NEW DELHI, INDIA: Rifling through sweaters in India’s first Gap store in a glitzy New Delhi mall, 21-year-old Ridhi Goel says her grandmother doesn’t mind how she dresses, as long as it’s not too revealing.
“She’s fine with me wearing Western clothes like a shirt but not jeans and a crop top,” said the journalism student, her grey leggings contrasting sharply with her mother’s colourful kurta.
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“All my family wears Indian clothes, but I find them too uncomfortable. I think maybe there is a generational divide.”
Most women in India still wear traditional dress such as saris or shalwar kameez — but the picture is changing, and on city streets, dazzling silks mingle with logoed T-shirts and jeans.
Young people’s appetite for Western clothes has led a fresh flurry of foreign brands to open up in India in the past few months, including US chain Gap and Sweden’s H&M.;
Others are expanding fast, including popular Spanish retailer Zara and British high-street staple Marks & Spencer, which in October opened its 50th shop in India, its biggest market outside the UK.
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Urbanisation, a growing middle class, rising disposable incomes and one of the youngest populations in the world make India hard to ignore.
“The time has come for Western wear to have exponential growth,” J. Suresh, the managing director of textile group Arvind Lifestyle Brands, Gap’s partner in India, told AFP.
“If you look at any girl born after 1990 she will be wearing Western wear. That is the generation coming into college, getting their first job,” he said. ”They will be completely clad in Western wear.”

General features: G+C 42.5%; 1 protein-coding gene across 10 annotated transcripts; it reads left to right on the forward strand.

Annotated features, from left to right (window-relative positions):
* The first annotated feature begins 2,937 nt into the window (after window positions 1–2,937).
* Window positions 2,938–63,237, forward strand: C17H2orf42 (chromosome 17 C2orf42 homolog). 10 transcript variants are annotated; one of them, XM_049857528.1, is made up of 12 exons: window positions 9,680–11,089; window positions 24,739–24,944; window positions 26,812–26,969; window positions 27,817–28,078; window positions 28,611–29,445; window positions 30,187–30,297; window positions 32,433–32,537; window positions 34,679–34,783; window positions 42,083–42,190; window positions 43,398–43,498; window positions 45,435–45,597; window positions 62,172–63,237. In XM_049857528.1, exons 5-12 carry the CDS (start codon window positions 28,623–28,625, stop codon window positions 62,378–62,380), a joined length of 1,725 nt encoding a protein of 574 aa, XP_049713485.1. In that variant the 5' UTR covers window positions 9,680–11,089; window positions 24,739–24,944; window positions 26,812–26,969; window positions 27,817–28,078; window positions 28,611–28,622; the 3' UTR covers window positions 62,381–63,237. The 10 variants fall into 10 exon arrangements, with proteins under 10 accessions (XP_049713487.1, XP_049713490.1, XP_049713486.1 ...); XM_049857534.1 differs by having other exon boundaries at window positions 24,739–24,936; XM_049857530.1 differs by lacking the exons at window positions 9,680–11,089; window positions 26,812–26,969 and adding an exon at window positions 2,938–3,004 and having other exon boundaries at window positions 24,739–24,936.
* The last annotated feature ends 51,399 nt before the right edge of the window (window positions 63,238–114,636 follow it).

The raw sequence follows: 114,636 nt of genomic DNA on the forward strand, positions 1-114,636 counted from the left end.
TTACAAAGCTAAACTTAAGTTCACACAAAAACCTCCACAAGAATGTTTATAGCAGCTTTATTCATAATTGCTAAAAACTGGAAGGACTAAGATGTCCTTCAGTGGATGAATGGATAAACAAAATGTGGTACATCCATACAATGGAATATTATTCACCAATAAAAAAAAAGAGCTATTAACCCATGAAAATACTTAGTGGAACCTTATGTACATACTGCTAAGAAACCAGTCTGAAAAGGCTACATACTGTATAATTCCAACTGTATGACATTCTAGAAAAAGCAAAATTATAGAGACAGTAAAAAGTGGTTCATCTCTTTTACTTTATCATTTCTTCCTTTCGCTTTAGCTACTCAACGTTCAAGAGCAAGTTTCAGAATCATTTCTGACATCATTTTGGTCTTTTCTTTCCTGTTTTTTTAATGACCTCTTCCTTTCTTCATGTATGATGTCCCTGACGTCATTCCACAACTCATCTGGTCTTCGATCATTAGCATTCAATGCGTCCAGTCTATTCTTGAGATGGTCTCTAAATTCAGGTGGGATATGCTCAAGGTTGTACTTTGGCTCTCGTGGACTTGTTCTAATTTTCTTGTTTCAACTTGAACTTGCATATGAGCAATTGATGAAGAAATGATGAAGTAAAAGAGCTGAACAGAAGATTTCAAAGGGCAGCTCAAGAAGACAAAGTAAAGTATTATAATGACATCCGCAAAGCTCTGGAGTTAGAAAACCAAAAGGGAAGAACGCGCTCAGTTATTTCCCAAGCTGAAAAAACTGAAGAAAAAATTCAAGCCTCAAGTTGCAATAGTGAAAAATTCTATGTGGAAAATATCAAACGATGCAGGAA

While globally women are the biggest shoppers, in India men’s clothing dominates with 42 percent of the $38 billion market in 2014, according to consultancy Technopak.
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Shoppers are also younger — the average customer targeted by Gap in its US stores is 35, but their Indian counterpart is five to 10 years younger, Suresh said.
Gap had a head start in India thanks to Bollywood megastar Shah Rukh Khan, whose ubiquitous orange hoodie in 1990s hit Kuch Kuch Hota Hai handed the brand a ready-made following.
But it is young Indian women, increasingly affluent and joining the workforce in expanding numbers, who are driving change, with data showing sales of womenswear growing faster than men’s.
And while Western clothes currently make up only about a quarter of Indian womenswear, their sales are outpacing traditional dress sales.
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A Marks & Spencer spokesperson cited its Indigo denim range and lingerie as two of its best-performing lines in India, with more than 300,000 bras sold in 2014-15.
“As an increasing number of women move into white collar and blue-collar roles, they are also adopting Western attire,” Devangshu Dutta, chief executive of Third Eyesight, a retail consultancy in Delhi, told AFP.